“If all of our brands run well, Deckers does well,” said Van Dine.
SNEWS contacted REI, a minority investor in Ahnu since the company’s inception in late 2006, and was told by company representatives that “REI was very supportive” about the acquisition of Ahnu by Deckers and believed Deckers to be “a great partner for Ahnu.”
SNEWS® View: Yet another company with a strong brand name finds itself the victim of a crashing economy, needing to be rescued from collapse by a larger parent company with financial resources. Like Chaco, Ahnu found itself in the unenviable position of watching a 90-day window of being able to produce and deliver product that was ordered closing simply because it could not pay for the product on the books. While SNEWS recalls Martinez stating sometime in late 2007 that it was on the acquisition hunt, but only for brands in the $100 million range, Ahnu reunites former business partners and good friends. And that bodes well for them both. With Ahnu, Martinez is acquiring a known-entity in Van Dine. Both opened a running store in Alameda in 1979 called Island City Sports. Then, in 1986, while at Reebok, they turned the aerobics category into a No. 1 selling footwear line. By 1995, they had parted ways as business partners, but not as friends. Van Dine was vice president of sales for Simple at Deckers, and then a few years later became vice president of marketing for Deckers.
It was in 2003 that Martinez and Van Dine reunited, joining Rory Fuerst, owner of the Keen brand founded by Martin Keen (he launched Mion with Timberland subsequently). Van Dine became president of Keen, while Martinez was CEO. In 2006, Martinez departed to take over at Deckers, and Van Dine left when Fuerst moved the company from Alameda, Calif., to Portland, Ore., to capitalize on the availability of Nike and adidas footwear design talent and a very business-friendly environment.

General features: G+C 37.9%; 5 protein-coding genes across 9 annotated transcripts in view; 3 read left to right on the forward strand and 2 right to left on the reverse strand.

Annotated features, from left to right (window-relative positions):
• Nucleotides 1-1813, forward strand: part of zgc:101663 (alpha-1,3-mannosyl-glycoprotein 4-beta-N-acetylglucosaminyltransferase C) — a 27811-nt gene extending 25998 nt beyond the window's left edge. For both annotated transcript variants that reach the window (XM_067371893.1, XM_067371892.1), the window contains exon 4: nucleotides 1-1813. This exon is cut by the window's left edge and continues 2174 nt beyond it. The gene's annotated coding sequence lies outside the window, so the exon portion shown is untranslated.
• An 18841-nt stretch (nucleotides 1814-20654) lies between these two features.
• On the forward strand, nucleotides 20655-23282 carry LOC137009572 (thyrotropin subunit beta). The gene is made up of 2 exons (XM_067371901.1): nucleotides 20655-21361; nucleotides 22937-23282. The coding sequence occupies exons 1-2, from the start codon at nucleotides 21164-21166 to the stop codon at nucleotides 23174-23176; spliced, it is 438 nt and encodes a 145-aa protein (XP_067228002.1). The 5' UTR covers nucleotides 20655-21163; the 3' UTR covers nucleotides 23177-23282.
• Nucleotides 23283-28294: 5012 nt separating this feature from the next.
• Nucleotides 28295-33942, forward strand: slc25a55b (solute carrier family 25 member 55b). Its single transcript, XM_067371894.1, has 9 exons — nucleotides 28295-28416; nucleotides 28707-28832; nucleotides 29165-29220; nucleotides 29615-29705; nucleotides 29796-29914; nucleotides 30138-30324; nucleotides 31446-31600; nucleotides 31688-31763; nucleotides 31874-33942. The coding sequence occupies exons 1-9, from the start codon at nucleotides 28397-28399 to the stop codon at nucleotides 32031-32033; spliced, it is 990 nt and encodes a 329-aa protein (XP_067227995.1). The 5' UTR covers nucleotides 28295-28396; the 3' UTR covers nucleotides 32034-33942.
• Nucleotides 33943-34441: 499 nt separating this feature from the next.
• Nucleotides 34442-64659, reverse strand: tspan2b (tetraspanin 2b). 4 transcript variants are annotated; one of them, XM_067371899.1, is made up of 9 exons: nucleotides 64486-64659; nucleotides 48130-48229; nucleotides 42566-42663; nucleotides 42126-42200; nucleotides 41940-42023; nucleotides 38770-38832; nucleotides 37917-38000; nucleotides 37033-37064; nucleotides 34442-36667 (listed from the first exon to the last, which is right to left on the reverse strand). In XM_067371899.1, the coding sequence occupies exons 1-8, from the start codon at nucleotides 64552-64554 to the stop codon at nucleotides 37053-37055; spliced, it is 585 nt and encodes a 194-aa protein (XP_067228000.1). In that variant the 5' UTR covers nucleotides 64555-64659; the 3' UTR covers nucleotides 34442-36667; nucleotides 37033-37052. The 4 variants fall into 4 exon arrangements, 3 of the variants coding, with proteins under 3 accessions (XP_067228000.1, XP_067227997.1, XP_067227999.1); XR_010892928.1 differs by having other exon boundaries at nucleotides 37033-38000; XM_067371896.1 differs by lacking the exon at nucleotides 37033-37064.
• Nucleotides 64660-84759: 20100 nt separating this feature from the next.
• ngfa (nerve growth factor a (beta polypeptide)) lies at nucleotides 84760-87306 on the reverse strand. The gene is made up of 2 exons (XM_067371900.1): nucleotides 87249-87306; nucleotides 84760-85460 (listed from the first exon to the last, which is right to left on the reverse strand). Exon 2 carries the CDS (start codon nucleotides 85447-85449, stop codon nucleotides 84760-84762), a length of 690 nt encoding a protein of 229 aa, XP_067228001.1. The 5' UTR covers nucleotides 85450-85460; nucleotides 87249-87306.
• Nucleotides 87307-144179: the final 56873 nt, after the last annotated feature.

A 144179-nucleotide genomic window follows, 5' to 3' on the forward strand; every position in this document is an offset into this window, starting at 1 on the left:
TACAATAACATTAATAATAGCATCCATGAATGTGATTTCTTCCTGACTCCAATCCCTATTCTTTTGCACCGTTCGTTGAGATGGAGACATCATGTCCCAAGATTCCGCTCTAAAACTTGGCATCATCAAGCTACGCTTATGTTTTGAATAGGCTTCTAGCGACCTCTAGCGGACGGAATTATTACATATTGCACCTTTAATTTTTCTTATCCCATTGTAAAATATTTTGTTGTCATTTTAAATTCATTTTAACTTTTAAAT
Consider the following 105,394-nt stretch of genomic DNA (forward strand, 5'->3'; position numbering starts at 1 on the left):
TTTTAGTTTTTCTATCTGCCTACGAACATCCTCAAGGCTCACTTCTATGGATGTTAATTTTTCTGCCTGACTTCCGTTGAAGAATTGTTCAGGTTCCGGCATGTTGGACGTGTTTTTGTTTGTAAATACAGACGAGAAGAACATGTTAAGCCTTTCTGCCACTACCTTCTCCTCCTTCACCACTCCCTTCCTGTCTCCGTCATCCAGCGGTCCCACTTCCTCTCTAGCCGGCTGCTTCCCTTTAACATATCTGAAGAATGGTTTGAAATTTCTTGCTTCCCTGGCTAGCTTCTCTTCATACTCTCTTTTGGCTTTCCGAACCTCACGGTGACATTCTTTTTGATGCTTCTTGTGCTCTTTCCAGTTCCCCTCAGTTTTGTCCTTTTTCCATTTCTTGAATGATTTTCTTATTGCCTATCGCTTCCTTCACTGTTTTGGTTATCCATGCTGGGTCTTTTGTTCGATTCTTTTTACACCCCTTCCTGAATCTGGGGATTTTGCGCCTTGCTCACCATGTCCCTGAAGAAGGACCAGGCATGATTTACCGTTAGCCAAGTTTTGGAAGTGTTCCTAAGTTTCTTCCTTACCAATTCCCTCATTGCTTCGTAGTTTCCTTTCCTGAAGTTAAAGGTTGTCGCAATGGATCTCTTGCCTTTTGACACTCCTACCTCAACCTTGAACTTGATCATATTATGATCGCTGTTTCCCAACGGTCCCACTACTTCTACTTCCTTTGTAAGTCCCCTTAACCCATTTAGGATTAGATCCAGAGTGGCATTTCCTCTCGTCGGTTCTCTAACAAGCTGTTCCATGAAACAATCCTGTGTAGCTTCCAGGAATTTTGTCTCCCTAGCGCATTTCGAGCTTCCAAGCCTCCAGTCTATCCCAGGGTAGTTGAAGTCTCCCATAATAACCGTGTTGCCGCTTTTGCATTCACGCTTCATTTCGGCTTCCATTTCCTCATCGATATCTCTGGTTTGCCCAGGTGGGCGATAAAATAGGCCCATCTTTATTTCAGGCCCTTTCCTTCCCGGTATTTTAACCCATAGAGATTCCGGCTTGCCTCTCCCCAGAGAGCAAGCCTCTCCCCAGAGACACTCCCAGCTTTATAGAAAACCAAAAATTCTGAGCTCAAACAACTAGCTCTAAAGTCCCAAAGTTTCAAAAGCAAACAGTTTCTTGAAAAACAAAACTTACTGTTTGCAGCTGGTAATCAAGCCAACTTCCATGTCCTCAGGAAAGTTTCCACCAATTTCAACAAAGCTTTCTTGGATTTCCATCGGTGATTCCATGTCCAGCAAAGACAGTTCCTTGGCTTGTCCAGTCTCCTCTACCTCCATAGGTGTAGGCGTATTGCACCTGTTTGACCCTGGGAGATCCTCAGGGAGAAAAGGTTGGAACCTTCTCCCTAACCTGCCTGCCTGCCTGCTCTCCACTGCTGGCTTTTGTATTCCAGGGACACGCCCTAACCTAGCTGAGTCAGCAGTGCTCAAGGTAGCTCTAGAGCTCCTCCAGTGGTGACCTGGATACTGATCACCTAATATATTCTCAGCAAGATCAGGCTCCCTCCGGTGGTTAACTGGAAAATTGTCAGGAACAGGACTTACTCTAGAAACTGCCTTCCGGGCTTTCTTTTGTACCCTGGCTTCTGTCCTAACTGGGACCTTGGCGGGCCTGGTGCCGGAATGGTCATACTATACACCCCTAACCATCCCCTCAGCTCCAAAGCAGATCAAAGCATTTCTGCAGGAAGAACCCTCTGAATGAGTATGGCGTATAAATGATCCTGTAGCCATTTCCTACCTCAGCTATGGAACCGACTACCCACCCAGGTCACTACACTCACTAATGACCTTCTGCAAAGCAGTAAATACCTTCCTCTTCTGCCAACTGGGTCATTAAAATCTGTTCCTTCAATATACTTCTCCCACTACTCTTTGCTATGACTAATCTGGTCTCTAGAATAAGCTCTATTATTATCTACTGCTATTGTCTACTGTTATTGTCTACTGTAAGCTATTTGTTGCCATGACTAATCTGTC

In 2006, with $2 million in seed money (REI reportedly contributed up to $500,000, though, neither REI or Ahnu would confirm the amount), Van Dine launched his new company. Various former Keen employees made up the Ahnu management team, including Jacqueline Lenox, Scott McGuire (now with The North Face), Jenny Fredericks, Ed Shollenberger and Jake Brandman.
Sales were on target for $8 million in 2008, which insiders tell SNEWS would have been easily achieved had the economy not collapsed. Instead, we were told sales ended up between $6 million and $7 million. With Deckers’ backing, distribution network, as well as other resources, we would expect that the projections of $12 million in sales for 2009 are not too far off.
As for REI’s stake in the deal, it is likely it will be cashed out as planned once the deal is completed. All profits, if there are any, that REI receives (after administrative costs and its initial investment are accounted for) will not go into REI’s pocket. Instead, the deal called for profits to be donated to a mutually determined non-profit organization. And for that, especially in this economy, REI and Ahnu are to be applauded. It just remains to be seen if the payout is at a gain or at a loss when all things are said and done.